For a relatively small capital investment clean-on-demand systems can dramatically improve your system efficiency by ensuring the minimum amount of cleaning cycles necessary are initiated, which in turn leads to lower compressed air usage, lower operating differential pressures, and less filter wear. These benefits will lower system operating maintenance costs, while seeing improvement in collection efficiency, and extended filter bag life.
3. Integrate Dust Collection System Controls
Maintaining the correct amount of dustcake on your filters is essential to achieve the maximum collection potential of your filter bags. In fact it is the dustcake itself that does the filtering in a baghouse, not the filter bags! * When the pulse-jet cleaning system engages, it removes the excess dust from the filter surface. Essentially what this does is rearrange the dustcake on the filters, removing a portion of it, and leaving behind the minimum amount needed to reform the dustcake for optimum efficiency. When cleaning cycles are carried out, if each row is pulsed one after another in sequential order, high internal air velocities between the filters (can velocity) can cause the recently dislodged dust to be redeposited on the recently cleaned bags in the previous rows. Since the dust is carried at higher than normal velocities, it can penetrate the fabric (instead of settling on top and forming part of the dustcake) and embed itself therein. This will eventually lead to filter blinding, and a reduction of filter service life.
Installing a sequential controller can help you avoid this problem. This device controls the order in which the bags are cleaned, staggering the cleaning pulse pattern between non-adjacent rows. For example, in a baghouse with 10 rows of bags, you can set the cleaning pattern to first clean rows 1,4,7,10 then 2,5,8, and finally, 3,6,9. You can also set the controller to only fire when the pressure in the compressed air header is at full, providing a consistent pulse force that will properly clean the bags every time. Additionally, to further promote longer filter life, see that each pulse duration is set as short as possible, generally around 0.1 sec.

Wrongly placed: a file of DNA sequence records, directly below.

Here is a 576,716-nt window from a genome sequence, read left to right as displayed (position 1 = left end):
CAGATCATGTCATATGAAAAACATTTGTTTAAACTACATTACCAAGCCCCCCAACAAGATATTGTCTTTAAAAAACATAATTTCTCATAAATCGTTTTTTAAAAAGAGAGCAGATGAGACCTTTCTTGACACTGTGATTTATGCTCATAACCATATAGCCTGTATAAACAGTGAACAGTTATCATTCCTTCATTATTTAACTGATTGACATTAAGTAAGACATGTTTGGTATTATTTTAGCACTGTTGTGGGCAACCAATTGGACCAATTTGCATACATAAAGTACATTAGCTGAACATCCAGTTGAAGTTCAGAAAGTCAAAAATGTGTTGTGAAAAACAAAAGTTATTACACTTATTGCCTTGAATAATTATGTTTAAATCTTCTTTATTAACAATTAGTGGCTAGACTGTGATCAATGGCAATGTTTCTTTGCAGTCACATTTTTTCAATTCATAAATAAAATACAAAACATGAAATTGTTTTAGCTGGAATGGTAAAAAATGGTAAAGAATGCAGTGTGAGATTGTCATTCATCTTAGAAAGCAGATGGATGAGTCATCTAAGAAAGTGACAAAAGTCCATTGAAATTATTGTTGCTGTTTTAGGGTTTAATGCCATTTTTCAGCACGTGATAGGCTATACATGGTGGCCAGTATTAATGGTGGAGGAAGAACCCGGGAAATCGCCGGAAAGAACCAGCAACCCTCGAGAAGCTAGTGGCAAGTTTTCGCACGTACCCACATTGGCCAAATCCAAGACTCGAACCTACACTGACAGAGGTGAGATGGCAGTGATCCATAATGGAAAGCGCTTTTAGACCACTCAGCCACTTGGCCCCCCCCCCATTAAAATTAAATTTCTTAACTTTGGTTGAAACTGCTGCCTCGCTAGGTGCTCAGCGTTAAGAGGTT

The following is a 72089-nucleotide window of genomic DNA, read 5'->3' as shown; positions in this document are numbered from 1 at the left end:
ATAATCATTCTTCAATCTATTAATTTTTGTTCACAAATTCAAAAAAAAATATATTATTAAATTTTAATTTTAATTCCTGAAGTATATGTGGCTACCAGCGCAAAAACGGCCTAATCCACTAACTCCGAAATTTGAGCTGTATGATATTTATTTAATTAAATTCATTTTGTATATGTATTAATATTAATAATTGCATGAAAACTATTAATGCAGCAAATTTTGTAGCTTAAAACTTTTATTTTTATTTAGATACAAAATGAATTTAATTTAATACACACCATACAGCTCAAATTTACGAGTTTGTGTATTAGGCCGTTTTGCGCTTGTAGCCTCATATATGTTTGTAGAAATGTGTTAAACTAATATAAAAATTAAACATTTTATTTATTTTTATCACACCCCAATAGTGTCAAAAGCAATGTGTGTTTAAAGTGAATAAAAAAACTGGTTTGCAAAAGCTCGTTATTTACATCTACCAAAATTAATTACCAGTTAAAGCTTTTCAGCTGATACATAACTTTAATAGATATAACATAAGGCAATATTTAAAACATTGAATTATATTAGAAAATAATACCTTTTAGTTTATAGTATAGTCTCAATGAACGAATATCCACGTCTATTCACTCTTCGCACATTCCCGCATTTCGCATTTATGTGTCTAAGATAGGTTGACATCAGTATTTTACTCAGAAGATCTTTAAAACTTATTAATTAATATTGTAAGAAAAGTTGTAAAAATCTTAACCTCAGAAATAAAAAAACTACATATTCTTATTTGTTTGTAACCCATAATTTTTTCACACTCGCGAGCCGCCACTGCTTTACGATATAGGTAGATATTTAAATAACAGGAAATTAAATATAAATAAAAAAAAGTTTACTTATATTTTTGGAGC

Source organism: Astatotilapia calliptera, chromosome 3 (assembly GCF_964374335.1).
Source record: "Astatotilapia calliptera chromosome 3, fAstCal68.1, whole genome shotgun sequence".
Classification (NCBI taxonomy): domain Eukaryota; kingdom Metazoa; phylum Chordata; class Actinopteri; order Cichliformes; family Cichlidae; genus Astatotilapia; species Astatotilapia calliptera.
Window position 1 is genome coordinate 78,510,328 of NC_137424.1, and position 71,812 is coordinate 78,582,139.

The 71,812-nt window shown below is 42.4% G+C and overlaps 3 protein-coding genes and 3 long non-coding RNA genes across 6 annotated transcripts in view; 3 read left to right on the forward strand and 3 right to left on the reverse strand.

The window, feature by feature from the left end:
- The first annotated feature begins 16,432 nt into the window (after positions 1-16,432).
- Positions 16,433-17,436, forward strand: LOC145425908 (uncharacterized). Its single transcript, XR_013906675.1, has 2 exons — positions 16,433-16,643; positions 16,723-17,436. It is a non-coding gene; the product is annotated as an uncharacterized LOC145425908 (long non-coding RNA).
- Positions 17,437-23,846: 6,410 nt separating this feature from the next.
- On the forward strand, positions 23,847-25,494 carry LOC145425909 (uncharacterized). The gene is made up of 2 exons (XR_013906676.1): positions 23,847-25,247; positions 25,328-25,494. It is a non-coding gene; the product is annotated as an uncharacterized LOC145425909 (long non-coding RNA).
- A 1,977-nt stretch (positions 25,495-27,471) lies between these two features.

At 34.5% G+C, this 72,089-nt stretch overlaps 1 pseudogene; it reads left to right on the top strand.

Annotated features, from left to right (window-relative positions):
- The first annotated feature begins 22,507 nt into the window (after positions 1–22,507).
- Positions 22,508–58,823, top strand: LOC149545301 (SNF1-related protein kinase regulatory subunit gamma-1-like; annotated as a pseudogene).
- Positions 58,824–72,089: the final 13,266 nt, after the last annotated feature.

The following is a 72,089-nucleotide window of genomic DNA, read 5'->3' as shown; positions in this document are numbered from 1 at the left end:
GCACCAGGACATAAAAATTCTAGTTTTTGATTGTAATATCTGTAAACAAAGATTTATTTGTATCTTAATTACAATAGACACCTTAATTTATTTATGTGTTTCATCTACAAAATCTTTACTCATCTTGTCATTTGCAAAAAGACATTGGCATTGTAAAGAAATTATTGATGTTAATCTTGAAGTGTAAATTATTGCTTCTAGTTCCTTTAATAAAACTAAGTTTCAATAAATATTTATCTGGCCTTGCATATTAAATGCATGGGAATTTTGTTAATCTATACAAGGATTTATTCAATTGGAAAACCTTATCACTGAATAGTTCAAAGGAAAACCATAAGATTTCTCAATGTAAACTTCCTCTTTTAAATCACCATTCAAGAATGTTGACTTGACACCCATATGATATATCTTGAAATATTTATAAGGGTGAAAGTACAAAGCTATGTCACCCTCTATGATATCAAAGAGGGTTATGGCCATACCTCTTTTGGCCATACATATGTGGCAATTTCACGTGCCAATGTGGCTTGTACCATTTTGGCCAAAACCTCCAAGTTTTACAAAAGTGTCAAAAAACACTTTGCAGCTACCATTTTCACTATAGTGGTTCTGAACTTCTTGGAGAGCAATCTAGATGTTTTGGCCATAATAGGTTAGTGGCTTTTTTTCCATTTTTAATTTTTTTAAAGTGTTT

If you do not currently have a DP clean-on-demand system, an alternative is to use a timer control to regulate system cleaning. When using a timer board setup, it is vital to set the intervals to match your system parameters, ensuring that the filters are neither over, or under cleaned. Maintaining a sufficient level of dustcake is vital to achieving a high system efficiency.
Finally, it is possible to integrate all of these different systems into one unified control panel for operator convenience. You can have all of your controllers relayed to a central LED controller, which then is connected to an external PLC controller or computer for remote monitoring, and recording of all system activity. From here it is then possible to configure all control parameters e.g. timer settings, clean-on-demand DP points, pulse-jet firing order, etc. Additionally, having all operating data in one convenient location will allow for quickly pinpointing problems before they become major issues.
*This does not apply to filter bags with membrane such as ePTFE. In that case, the membrane itself acts as a sort of permeant filter cake while surface dust provides no additional filtering.
Save Money By Increasing Dust Collection System Efficiency
These three tips are just a few of the many ways to increase the operating efficiency of your baghouse dust collection systems with only limited investment of time, material, and capital. Without a doubt, these improvements will pay for themselves many times over throughout the life of the system. At a time when new environmental regulations are requiring pollution control equipment to function at higher and higher efficiencies, not only will turing your attention to improving your dust collection systems lower your operating expenses, but it will also ensure that facilities stay in compliance and avoid costly fines and forced closures.